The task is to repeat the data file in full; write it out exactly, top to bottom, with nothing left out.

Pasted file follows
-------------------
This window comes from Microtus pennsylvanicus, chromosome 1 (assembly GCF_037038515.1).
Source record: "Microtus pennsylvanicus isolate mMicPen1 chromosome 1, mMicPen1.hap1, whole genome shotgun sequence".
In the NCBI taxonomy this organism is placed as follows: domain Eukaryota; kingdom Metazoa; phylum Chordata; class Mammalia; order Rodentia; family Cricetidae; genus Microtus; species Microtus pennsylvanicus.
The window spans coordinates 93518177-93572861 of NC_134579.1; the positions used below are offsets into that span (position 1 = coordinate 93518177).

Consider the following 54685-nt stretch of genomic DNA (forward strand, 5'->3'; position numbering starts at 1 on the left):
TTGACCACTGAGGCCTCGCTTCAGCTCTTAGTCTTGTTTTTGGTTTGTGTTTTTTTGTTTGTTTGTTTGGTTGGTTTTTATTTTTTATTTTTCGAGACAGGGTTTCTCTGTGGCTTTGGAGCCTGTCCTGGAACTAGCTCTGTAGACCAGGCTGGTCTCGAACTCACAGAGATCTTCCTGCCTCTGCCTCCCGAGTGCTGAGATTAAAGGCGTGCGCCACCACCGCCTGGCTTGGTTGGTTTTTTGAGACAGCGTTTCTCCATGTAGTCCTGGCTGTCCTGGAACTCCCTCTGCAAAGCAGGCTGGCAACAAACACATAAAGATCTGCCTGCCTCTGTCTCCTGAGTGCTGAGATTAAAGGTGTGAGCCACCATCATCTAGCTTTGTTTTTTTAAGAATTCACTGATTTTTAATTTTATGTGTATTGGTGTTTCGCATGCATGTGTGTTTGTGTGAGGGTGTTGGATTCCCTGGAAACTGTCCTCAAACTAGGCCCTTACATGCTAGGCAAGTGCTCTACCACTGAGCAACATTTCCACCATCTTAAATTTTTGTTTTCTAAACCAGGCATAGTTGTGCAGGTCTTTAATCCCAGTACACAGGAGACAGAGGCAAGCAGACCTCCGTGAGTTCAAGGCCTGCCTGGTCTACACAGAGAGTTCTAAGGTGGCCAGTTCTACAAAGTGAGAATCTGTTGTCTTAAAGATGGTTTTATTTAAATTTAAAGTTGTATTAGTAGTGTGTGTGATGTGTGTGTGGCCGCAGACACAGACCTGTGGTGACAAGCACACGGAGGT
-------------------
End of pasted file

This window comes from Microtus pennsylvanicus, chromosome 1 (assembly GCF_037038515.1).
Source record: "Microtus pennsylvanicus isolate mMicPen1 chromosome 1, mMicPen1.hap1, whole genome shotgun sequence".
In the NCBI taxonomy this organism is placed as follows: domain Eukaryota; kingdom Metazoa; phylum Chordata; class Mammalia; order Rodentia; family Cricetidae; genus Microtus; species Microtus pennsylvanicus.
The window spans coordinates 93518177-93572861 of NC_134579.1; the positions used below are offsets into that span (position 1 = coordinate 93518177).

Consider the following 54685-nt stretch of genomic DNA (forward strand, 5'->3'; position numbering starts at 1 on the left):
TTGACCACTGAGGCCTCGCTTCAGCTCTTAGTCTTGTTTTTGGTTTGTGTTTTTTTGTTTGTTTGTTTGGTTGGTTTTTATTTTTTATTTTTCGAGACAGGGTTTCTCTGTGGCTTTGGAGCCTGTCCTGGAACTAGCTCTGTAGACCAGGCTGGTCTCGAACTCACAGAGATCTTCCTGCCTCTGCCTCCCGAGTGCTGAGATTAAAGGCGTGCGCCACCACCGCCTGGCTTGGTTGGTTTTTTGAGACAGCGTTTCTCCATGTAGTCCTGGCTGTCCTGGAACTCCCTCTGCAAAGCAGGCTGGCAACAAACACATAAAGATCTGCCTGCCTCTGTCTCCTGAGTGCTGAGATTAAAGGTGTGAGCCACCATCATCTAGCTTTGTTTTTTTAAGAATTCACTGATTTTTAATTTTATGTGTATTGGTGTTTCGCATGCATGTGTGTTTGTGTGAGGGTGTTGGATTCCCTGGAAACTGTCCTCAAACTAGGCCCTTACATGCTAGGCAAGTGCTCTACCACTGAGCAACATTTCCACCATCTTAAATTTTTGTTTTCTAAACCAGGCATAGTTGTGCAGGTCTTTAATCCCAGTACACAGGAGACAGAGGCAAGCAGACCTCCGTGAGTTCAAGGCCTGCCTGGTCTACACAGAGAGTTCTAAGGTGGCCAGTTCTACAAAGTGAGAATCTGTTGTCTTAAAGATGGTTTTATTTAAATTTAAAGTTGTATTAGTAGTGTGTGTGATGTGTGTGTGGCCGCAGACACAGACCTGTGGTGACAAGCACACGGAGGT